My students have begun preparing their PYP Exhibition. It’s our first in every sense: as individuals, as a class, and as a school. I have researched extensively about elementary school Exhibitions around the world and have been trying to approach the process from a design perspective.

Metateaching

The essence of metateaching is knowing students well and designing an environment in which their learning can thrive.
For Exhibition, that environment consists primarily of independence, yet it is important to introduce the project in a way that helps inform and inspire the process.
When I was preparing the presentation I would deliver to the school community about Exhibition, the Exhibition pre-Zen-tation, I intended to provide information about what we should all expect during the coming several weeks.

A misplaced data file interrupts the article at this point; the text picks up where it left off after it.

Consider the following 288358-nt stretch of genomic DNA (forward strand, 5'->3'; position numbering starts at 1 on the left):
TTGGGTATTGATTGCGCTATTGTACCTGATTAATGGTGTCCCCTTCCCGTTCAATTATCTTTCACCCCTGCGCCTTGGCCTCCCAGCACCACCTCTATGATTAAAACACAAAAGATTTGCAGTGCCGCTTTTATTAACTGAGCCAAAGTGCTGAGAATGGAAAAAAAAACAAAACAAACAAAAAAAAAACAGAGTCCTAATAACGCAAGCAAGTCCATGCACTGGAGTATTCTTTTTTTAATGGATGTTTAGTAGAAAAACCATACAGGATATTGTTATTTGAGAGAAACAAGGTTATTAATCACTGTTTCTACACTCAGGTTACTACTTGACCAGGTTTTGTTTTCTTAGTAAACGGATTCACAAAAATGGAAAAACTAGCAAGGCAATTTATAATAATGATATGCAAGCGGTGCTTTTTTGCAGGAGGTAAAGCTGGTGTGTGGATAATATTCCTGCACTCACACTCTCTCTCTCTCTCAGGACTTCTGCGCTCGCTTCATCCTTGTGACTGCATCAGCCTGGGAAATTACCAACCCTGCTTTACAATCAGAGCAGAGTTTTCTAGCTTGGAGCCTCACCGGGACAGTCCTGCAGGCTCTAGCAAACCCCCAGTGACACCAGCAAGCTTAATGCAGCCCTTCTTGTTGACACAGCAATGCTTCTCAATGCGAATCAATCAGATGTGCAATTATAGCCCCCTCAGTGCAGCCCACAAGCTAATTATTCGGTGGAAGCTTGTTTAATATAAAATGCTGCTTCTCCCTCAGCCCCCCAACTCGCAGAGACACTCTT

I blogged about the meeting in the post, Exhibition Week 0. It was successful, but there was something missing. From the perspective of visual literacy and storytelling, I realized that my efforts could accomplish much more if I aimed to persuade rather than inform, or, to use Seth Godin’s terminology, ‘persuade’ rather than ‘convince’.

The presentation and slides are effective at delivering information and provoking thought, ‘convincing’, but they wouldn’t inspire anyone to join the adventure. They don’t ‘persuade’. They lack emotion.

What I needed was a video.

My own inspiration

To inspire my video, I pondered the Exhibition. The objective is for students to demonstrate mastery of the IBO Primary Years Program through self-directed and collaborative inquiry. It occurred me that it closely resembles a traditional rite of passage, a ritual marking the transition from one state or status to another.